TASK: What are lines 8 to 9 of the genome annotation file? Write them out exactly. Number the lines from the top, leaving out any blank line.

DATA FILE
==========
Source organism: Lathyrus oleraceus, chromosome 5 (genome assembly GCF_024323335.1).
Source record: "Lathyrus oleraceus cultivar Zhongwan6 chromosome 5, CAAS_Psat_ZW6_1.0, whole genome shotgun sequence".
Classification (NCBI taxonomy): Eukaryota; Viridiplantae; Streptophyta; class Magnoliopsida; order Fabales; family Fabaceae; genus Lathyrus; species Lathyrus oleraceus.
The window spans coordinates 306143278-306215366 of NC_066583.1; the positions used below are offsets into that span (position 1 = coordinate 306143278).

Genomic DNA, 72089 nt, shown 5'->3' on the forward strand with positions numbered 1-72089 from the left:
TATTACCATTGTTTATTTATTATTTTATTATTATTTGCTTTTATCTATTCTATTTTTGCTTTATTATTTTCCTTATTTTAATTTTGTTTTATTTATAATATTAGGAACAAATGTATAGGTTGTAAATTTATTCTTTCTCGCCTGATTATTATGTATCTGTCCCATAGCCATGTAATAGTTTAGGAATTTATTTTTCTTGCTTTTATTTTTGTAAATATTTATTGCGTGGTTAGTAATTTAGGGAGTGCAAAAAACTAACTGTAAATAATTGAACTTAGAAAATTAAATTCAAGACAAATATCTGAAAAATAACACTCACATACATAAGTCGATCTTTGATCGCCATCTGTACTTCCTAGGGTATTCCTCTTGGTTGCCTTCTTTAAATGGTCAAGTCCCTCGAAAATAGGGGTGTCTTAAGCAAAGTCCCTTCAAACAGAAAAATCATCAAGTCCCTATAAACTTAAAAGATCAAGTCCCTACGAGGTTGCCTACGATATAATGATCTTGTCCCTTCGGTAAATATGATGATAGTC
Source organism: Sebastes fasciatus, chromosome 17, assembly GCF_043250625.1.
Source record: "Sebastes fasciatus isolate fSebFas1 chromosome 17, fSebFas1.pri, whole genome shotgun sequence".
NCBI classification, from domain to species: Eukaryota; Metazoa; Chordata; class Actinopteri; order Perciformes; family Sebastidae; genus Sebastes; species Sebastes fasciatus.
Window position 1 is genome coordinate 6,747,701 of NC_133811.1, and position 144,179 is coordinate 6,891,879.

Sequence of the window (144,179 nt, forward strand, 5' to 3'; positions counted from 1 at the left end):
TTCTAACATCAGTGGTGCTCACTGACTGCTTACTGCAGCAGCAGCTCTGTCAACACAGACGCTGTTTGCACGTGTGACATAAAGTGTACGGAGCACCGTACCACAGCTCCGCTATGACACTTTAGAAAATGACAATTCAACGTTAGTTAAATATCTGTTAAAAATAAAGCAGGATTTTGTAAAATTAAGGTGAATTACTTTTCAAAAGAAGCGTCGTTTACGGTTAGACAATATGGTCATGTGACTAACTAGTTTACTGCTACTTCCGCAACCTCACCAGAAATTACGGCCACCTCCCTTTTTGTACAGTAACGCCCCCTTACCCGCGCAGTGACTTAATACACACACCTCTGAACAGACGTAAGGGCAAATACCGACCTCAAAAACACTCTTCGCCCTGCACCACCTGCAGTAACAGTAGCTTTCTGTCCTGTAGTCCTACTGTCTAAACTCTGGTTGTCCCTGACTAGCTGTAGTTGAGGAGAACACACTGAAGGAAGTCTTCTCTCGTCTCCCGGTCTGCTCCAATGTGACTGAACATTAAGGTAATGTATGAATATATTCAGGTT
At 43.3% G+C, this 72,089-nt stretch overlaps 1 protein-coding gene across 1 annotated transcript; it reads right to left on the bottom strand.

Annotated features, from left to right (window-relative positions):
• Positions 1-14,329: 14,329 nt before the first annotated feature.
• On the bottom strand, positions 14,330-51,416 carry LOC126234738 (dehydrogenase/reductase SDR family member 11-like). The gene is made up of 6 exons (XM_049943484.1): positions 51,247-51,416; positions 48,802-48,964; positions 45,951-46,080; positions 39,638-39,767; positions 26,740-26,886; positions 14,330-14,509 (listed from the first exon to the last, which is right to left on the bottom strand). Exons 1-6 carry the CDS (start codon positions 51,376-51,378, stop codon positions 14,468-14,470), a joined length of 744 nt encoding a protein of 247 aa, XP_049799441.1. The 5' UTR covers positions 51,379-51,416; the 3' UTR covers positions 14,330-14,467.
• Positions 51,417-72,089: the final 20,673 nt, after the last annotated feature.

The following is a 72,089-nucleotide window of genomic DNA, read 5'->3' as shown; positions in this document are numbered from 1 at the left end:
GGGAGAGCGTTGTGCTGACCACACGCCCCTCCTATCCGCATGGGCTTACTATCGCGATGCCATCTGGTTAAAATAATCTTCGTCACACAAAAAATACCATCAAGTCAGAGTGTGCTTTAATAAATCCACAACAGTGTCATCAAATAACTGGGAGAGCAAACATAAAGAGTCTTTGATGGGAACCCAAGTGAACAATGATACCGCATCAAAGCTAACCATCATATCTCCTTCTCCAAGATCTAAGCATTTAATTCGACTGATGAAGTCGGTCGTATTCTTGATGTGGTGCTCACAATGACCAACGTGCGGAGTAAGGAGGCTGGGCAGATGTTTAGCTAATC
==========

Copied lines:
Source record: "Sebastes fasciatus isolate fSebFas1 chromosome 17, fSebFas1.pri, whole genome shotgun sequence".
NCBI classification, from domain to species: Eukaryota; Metazoa; Chordata; class Actinopteri; order Perciformes; family Sebastidae; genus Sebastes; species Sebastes fasciatus.